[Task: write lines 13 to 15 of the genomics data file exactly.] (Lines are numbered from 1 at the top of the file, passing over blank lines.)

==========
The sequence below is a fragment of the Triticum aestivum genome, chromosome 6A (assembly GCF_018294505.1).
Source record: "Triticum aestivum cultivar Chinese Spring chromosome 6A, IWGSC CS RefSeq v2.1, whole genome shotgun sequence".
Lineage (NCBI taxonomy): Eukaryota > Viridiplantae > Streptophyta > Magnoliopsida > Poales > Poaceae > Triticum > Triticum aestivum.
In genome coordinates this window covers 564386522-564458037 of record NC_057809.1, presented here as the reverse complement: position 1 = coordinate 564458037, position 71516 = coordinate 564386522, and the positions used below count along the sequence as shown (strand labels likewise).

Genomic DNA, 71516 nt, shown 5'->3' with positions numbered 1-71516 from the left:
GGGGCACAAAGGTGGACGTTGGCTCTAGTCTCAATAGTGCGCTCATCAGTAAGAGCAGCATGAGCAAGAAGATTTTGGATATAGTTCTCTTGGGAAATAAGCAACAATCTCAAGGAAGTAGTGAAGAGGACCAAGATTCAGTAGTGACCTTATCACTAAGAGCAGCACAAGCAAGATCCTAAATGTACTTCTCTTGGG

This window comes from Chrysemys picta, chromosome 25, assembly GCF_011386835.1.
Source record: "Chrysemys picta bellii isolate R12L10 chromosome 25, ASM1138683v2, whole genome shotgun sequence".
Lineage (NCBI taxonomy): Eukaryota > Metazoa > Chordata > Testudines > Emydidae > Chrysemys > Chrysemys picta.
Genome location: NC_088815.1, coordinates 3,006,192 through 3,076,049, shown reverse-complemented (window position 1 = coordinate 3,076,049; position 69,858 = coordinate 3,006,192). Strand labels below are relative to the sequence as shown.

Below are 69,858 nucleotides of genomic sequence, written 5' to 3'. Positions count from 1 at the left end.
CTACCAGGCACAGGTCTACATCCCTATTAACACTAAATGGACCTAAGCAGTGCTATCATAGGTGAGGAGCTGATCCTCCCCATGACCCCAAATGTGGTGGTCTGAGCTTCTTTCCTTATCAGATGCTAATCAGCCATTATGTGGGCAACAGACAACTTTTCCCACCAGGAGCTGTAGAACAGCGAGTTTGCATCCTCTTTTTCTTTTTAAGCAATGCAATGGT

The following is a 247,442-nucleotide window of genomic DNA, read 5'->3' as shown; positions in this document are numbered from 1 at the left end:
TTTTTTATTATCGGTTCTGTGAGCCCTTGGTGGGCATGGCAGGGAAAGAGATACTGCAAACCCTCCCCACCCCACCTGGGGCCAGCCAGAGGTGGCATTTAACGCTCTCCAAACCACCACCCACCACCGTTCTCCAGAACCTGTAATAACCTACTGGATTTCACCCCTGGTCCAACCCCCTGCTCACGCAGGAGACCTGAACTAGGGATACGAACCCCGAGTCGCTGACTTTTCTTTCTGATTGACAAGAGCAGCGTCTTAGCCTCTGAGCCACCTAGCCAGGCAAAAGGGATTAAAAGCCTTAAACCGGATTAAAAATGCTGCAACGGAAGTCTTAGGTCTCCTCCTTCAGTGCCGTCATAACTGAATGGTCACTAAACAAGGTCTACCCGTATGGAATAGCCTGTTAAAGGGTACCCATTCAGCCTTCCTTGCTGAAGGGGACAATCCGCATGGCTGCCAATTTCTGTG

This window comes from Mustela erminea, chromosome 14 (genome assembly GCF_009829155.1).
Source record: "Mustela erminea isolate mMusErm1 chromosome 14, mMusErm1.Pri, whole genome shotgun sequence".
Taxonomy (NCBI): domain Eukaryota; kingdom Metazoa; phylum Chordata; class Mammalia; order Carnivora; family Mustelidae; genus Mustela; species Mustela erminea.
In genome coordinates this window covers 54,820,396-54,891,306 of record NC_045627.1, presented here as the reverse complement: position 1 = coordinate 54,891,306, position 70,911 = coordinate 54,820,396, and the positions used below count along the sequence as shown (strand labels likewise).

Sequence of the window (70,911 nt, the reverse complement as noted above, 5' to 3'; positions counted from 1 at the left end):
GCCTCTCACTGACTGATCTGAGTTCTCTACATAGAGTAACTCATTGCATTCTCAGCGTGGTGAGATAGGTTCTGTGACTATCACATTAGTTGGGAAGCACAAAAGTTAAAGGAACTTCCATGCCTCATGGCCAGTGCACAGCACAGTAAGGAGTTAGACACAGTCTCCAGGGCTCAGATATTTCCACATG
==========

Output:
The following is a 247,442-nucleotide window of genomic DNA, read 5'->3' as shown; positions in this document are numbered from 1 at the left end:
TTTTTTATTATCGGTTCTGTGAGCCCTTGGTGGGCATGGCAGGGAAAGAGATACTGCAAACCCTCCCCACCCCACCTGGGGCCAGCCAGAGGTGGCATTTAACGCTCTCCAAACCACCACCCACCACCGTTCTCCAGAACCTGTAATAACCTACTGGATTTCACCCCTGGTCCAACCCCCTGCTCACGCAGGAGACCTGAACTAGGGATACGAACCCCGAGTCGCTGACTTTTCTTTCTGATTGACAAGAGCAGCGTCTTAGCCTCTGAGCCACCTAGCCAGGCAAAAGGGATTAAAAGCCTTAAACCGGATTAAAAATGCTGCAACGGAAGTCTTAGGTCTCCTCCTTCAGTGCCGTCATAACTGAATGGTCACTAAACAAGGTCTACCCGTATGGAATAGCCTGTTAAAGGGTACCCATTCAGCCTTCCTTGCTGAAGGGGACAATCCGCATGGCTGCCAATTTCTGTG

This window comes from Mustela erminea, chromosome 14 (genome assembly GCF_009829155.1).